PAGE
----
I love this one. Shoinan wants to know:
If you could have dinner with three video game characters, who would they be and why?
Phoenix Wright. He's the opposite of almost every other video game hero, most of whom preach honor and glory as they indiscriminately slaughter thousands of people. Phoenix is a bumbling, self-conscious dweeb, who also has an unshakeable sense of truth and justice. I think he'd be a great guy to hang out with. You know he'd probably suffer stoically through poor service and subpar cuisine, but if the bill was calculated wrong, he'd take care of everything.
Guybrush Threepwood. I picture him sitting there, practically breaking a sweat as he tries to remember which utensil he's supposed to use for each course. Plus, as we know from several Monkey Island games, the guy's a hell of a conversationalist. He always has at least four responses ready, no matter what you say to him.
I guess we'd need to invite a villain, just to make things interesting. There are a lot of good options here, but for some reason I keep coming back to Dracula in his Symphony of the Night incarnation. I would ask him to repeat his lines from the beginning of the game and see who else at the table cracks up first. My money's on Phoenix Wright.
What gaming systems have you owned in your life? Which ones did you want most and never manage to get? Would you consider going back and buying those systems now, or would you more likely just emulate whichever older games you wanted to play?
Or, to put it in a more bookish way: how important is the artifact vs. the information?
The first part is easy, at least. I've owned:
- Atari 2600
- Sega Genesis
- Sega 32X (really!)
- Sega Saturn
- Nintendo 64
- Sony PlayStation
- Super NES
- Game Boy
- PlayStation 2
- Nintendo GameCube
- Nintendo DS
- Xbox 360
- PlayStation 3
The funny thing is, I've held onto most of those systems, even the truly useless ones like the GameCube and the PS1. The artifact does seem to matter. If I felt the urge to play Super Metroid, say, it would be easier to simply download it onto the Virtual Console. It would look better and wouldn't take any setup time. But it would be more satisfying to hook up the SNES and play it for real. That I didn't even hesitate to say "play it for real" probably illustrates the point nicely.
I think it's basically impossible to separate your idea of a game as software from the context in which you played it. I can't think of games like Puzzle Fighter, Mario Kart, or GoldenEye without remembering where I played them, who I played them with, and, yes, what I played them on. Emulators are a valuable way to broaden your gaming horizons, but something about playing it on the original hardware -- getting that controller in your hands -- makes the experience seem authentic.
Brian asks a few questions, which I'll split into parts.:
As both a writer who is paid by a major publication to cover games, and a blogger who writes personal pieces on his own, what are the biggest differences in your approach to the two? Which do you prefer?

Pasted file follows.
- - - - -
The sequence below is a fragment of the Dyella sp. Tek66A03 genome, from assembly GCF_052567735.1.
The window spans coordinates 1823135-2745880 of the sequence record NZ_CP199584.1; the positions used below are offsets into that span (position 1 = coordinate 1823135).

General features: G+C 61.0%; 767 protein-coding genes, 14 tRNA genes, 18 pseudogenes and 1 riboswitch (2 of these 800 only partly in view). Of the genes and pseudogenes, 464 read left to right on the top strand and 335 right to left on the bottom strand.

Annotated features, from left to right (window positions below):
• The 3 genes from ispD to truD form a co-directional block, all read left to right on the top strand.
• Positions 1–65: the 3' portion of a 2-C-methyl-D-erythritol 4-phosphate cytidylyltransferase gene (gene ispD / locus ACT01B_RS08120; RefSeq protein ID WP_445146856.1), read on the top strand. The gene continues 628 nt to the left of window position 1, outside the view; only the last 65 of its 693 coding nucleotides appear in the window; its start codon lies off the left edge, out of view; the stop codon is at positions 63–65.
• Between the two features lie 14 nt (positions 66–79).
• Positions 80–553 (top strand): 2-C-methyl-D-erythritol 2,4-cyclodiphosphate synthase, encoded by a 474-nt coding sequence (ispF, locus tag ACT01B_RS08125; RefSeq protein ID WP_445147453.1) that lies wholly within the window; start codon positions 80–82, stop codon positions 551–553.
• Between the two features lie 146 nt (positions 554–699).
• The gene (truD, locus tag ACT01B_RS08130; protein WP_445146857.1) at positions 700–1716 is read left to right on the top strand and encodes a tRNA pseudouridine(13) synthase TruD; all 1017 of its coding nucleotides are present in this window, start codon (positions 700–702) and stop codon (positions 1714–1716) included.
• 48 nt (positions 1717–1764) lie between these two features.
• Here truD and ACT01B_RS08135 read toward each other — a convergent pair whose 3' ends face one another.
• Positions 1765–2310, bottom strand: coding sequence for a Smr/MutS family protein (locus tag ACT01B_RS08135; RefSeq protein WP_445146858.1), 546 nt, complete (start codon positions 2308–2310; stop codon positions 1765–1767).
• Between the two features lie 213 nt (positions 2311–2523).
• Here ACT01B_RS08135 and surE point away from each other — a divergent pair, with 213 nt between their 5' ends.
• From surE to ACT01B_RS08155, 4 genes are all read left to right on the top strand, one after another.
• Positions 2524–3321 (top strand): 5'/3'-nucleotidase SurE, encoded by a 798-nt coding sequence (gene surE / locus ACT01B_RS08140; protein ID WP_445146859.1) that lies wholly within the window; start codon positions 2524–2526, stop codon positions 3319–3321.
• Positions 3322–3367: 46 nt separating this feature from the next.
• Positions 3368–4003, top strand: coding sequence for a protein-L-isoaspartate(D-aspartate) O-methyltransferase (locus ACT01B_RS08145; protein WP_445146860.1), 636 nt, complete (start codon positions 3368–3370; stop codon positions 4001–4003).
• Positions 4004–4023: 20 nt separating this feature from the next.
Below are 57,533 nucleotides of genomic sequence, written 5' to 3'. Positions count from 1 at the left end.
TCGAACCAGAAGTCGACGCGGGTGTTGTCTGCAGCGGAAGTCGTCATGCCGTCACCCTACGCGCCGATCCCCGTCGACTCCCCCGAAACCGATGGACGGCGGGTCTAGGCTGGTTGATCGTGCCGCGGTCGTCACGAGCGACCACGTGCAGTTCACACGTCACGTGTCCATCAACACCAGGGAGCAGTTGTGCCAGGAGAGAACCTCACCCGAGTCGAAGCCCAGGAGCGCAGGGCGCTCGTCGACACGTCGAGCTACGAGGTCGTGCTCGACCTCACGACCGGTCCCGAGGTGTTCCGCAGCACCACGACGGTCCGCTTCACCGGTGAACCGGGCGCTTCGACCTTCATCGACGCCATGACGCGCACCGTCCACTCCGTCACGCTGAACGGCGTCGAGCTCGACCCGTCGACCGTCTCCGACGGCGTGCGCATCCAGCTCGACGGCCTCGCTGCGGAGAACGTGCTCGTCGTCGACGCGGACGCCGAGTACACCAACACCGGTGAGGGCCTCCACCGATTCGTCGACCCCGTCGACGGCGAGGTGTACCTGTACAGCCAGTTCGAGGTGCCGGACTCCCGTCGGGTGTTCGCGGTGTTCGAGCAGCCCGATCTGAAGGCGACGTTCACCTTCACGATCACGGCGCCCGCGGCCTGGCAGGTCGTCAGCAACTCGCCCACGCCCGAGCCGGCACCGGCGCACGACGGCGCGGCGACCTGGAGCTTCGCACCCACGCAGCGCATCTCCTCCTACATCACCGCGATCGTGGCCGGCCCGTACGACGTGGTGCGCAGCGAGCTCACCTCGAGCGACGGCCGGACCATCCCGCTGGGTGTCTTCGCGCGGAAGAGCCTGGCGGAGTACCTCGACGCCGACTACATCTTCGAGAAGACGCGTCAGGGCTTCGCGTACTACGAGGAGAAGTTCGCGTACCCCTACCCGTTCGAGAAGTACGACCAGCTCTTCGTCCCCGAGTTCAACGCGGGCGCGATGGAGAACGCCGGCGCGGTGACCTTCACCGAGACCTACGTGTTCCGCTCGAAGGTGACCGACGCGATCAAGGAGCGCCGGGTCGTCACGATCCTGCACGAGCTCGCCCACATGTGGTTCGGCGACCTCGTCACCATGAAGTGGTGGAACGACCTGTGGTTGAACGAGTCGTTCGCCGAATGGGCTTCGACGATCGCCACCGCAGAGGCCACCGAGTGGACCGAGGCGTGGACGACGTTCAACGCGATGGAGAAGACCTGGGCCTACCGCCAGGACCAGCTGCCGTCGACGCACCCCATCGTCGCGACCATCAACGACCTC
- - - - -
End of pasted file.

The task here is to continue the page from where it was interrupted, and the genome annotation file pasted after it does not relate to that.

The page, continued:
The biggest difference between writing for the paper and writing in this blog is my idea of who is reading. I think of the person reading a review in the Phoenix as not a committed gamer, who would therefore be turned off by jargon and highly detailed descriptions of gameplay mechanics. I have to assume that the reader is not an expert. I'm trying to write for the person who picked up the arts section for the movie reviews, say, and is now flipping past the half-page game review. Can I get their attention? Can I make them stop and care about this?
On the blog, I assume you're already interested. I can assume a level of knowledge on your part, and a shared set of reference points. Really, though, when I write in the blog I'm just writing for myself. That is, I'm trying to produce content here that I would find interesting if I read it elsewhere. Then I hope that there are other people who feel the same way.
And if you had your way, what would games writing look like 5 years from now?
I'd like it if game writing were less time-sensitive and less event-driven. It seems like the bulk of game reviews and game topics are all about trying to rank everything, and write history as it happens. A friend of mine recently complained about the modern state of arts discussion by saying that it's all an "attempt to determine if [album, movie, game, book, or show] is the most [Adjective] of the [Time period]." He's exactly right.
I'd like to see more people try to take games on their own terms, and ask: what's this really about? What is the game asking me to do, and how are my in-game actions affecting this world? What's the fiction here? How consistent is that fiction? How meaningful is it? And so on.
Especially in light of the fact that newspapers and even sites like 1up falling apart hint that some of the current avenues may not even be available by then. Is it possible there will be no professional, full-time games writing jobs left?
I think there will always be full-time writing jobs available, but they may take different forms. Things are bad all over in print media, but web readership is only expanding, and there will naturally be winners and losers in this landscape. 1up in particular is a sad story, but it may be cause for hope that it was their online publishing that UGO felt was worth preserving. Ziff's print properties were an anchor around 1up's neck.
Hey, we're almost done. More tomorrow.